Too often artists view tradition as a towering monolith to be either conquered or cowed by, but young Scottish fiddler and experimentalist Jenna Moynihan knows that tradition is meant to be a starting point for great inspiration, not a wall.
Presented by: Club Passim
Admission: Tickets are $18 for Passim members and $20 for non-Passim members. They can be purchased by phone at (617) 492-7679 or online
On her new album, Woven, she darts back and forth like the shuttle in a loom, pulling the many strands of the Scottish fiddle tradition into a colorful tapestry that showcases her virtuosic control of her instrument as much as her deep sense of playfulness. To help her create this work, she’s brought together some of the best young traditional artists in her hometown of Boston, one of today’s hotbeds for new traditional music. The lineup here includes cutting-edge Scottish harpist Mairi Chaimbeul, renowned bluegrass guitarist Courtney Hartman (Della Mae), New England Celtic guitarist Owen Marshall, plus all-star guest fiddlers: Duncan Wickel, Darol Anger, and Alex Hargreaves. It’s easy to tell that the music on her new album stems from what must have been many late-night jam sessions with these friends, but the ease of companionship found on this album belies the complexity of Moynihan’s arrangements. As the harp rolls in counterpoint behind the racing fiddle lines, or as the guitar matches her beat for beat, this is music whose virtuosity lies in Moynihan’s construction of the atmosphere around each tune, and her delivery of each beautiful melody.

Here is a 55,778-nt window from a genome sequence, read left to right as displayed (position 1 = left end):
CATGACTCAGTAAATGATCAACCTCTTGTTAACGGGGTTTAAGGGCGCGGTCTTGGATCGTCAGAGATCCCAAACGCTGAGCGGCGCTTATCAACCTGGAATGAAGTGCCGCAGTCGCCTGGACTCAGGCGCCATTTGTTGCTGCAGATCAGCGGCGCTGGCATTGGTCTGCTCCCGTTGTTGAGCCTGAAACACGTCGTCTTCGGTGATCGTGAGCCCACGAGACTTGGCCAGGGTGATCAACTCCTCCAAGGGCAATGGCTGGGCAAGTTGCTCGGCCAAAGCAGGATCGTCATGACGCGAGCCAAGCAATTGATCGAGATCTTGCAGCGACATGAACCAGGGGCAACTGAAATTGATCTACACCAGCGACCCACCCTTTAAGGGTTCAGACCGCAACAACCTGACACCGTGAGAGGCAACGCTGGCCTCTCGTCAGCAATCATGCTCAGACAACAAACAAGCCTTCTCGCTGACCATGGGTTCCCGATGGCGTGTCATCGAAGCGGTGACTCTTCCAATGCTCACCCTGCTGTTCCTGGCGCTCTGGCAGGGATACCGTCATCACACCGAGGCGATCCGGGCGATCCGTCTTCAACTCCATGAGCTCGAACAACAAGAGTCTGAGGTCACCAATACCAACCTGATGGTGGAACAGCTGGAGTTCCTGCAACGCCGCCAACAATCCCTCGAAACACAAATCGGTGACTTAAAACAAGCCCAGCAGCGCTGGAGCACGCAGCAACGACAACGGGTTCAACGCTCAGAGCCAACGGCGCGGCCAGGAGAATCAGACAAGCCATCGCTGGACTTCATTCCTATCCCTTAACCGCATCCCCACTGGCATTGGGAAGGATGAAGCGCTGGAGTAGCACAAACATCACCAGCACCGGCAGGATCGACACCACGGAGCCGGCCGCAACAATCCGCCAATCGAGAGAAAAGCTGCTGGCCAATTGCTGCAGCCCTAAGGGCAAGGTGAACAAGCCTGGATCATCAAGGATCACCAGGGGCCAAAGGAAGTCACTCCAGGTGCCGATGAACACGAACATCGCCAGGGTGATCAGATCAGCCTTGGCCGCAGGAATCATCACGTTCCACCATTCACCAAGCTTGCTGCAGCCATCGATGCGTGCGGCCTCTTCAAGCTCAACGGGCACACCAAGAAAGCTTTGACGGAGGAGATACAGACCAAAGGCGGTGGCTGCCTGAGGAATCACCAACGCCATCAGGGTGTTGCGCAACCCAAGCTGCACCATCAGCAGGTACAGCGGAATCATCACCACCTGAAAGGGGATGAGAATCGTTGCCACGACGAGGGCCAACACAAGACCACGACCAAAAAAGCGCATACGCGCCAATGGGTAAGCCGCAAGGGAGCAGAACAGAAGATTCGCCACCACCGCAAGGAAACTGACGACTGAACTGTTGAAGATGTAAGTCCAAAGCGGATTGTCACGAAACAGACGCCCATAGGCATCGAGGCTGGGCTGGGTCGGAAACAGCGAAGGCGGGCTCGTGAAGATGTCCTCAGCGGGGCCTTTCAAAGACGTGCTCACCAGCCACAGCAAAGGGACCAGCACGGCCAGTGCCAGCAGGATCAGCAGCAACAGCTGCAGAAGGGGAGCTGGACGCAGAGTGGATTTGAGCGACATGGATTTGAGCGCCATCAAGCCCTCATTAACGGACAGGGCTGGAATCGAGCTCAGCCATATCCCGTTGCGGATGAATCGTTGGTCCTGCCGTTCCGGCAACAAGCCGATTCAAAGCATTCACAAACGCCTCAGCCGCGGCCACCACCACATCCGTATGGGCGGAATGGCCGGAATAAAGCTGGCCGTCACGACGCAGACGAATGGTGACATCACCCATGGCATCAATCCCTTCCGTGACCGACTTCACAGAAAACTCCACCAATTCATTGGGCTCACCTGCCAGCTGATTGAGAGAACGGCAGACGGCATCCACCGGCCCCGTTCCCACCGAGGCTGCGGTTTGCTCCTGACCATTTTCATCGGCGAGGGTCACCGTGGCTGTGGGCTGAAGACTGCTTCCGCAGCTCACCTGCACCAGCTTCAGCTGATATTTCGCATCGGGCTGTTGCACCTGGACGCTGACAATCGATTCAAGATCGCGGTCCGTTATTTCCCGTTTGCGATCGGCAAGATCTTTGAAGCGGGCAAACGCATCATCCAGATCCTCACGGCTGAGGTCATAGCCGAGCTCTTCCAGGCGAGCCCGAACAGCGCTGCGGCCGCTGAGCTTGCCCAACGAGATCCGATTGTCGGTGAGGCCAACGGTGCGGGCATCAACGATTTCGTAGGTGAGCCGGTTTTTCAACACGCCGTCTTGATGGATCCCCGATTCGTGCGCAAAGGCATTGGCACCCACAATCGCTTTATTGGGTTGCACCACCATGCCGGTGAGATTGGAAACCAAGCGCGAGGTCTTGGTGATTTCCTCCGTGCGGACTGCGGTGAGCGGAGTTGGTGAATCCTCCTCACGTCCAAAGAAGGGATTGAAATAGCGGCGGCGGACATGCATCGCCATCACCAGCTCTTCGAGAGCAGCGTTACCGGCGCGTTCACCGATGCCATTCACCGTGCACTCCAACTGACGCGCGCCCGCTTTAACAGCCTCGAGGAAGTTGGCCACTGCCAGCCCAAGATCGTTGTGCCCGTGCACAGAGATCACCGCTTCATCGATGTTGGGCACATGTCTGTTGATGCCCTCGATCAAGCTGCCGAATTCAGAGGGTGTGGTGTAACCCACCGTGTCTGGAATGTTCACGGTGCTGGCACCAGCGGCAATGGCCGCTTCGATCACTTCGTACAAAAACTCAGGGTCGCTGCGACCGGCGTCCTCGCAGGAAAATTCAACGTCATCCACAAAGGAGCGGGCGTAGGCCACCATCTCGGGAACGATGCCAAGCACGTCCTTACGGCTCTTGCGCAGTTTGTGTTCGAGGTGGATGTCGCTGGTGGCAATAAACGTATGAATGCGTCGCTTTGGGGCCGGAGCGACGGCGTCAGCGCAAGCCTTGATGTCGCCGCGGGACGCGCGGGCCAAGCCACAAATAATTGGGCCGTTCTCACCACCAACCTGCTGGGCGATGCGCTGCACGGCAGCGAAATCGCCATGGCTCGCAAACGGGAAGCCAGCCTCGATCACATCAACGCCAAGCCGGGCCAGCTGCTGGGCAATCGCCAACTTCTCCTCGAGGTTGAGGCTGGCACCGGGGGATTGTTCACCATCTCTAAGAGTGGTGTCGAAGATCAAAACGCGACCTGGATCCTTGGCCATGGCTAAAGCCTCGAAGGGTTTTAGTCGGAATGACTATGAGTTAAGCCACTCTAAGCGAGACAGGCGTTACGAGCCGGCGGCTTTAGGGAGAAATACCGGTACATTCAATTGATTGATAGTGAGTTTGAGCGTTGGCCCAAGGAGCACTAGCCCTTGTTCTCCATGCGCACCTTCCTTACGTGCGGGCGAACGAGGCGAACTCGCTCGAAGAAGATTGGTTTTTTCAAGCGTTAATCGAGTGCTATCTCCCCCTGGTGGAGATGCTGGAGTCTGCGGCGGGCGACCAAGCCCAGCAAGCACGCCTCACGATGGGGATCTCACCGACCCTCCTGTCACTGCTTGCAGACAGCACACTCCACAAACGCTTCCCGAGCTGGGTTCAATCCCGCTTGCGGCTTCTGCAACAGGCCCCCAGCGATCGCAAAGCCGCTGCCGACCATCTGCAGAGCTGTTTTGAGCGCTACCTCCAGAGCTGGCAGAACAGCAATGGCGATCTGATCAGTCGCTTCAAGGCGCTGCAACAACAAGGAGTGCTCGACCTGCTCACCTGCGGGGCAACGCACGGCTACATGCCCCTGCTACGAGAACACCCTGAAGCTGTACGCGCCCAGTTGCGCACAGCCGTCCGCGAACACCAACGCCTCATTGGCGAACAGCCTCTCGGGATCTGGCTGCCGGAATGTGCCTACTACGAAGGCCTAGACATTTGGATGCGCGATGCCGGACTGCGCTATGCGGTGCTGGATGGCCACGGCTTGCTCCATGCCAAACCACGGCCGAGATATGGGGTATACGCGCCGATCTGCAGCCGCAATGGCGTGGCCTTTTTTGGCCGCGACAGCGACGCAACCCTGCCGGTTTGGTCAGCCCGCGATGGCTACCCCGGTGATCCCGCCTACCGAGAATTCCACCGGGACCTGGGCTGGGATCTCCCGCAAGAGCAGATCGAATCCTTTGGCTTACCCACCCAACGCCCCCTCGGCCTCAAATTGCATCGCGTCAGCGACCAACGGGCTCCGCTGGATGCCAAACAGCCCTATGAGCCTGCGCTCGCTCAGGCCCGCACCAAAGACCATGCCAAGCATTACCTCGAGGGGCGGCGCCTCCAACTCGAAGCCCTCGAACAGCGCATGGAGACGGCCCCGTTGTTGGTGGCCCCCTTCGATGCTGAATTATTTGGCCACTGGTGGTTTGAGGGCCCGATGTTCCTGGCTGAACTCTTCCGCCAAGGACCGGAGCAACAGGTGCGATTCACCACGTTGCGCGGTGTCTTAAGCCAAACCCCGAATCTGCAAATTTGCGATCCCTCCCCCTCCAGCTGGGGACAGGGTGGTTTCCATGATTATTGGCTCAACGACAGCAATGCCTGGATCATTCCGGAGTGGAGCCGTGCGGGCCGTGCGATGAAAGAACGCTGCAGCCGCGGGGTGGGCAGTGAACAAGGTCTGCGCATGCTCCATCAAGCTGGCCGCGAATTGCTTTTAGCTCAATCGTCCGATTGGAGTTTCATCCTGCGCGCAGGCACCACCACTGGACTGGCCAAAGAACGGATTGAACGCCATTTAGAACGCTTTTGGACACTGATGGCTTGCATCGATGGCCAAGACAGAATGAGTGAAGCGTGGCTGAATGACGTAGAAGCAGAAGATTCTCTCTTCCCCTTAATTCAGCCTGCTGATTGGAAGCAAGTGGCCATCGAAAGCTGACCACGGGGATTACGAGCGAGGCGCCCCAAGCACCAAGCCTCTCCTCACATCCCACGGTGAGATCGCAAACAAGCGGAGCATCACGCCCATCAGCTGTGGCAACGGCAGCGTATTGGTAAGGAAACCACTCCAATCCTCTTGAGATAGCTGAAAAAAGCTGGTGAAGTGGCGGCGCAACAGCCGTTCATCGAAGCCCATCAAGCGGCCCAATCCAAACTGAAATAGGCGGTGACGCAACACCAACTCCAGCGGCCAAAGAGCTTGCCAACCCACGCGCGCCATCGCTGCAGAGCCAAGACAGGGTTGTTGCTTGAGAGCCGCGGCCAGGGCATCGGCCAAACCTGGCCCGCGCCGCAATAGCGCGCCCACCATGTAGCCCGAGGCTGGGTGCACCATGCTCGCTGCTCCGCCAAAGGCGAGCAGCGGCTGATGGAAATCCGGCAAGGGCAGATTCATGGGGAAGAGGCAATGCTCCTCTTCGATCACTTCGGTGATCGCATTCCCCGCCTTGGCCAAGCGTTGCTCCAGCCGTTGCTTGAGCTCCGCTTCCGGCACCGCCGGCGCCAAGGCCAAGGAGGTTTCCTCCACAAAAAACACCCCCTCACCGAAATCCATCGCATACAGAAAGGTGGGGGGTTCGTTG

Jenna is from Lakewood, New York and is a recent graduate of Berklee College of Music. While studying, she was selected to receive the Fletcher Bright Award & and The American Roots Music – two awards given annually to one outstanding string player. She performs in a duo with Scottish harpist, Mairi Chaimbeul, with Laura Cortese & The Dance Cards, Darol Anger & The Furies, and has performed & collaborated with Old Blind Dogs, Hamish Napier, Bruce Molsky, Matt Glaser, Kimberely Fraser, Phil Cunningham, and as a soloist at Symphony Hall with the Boston Pops.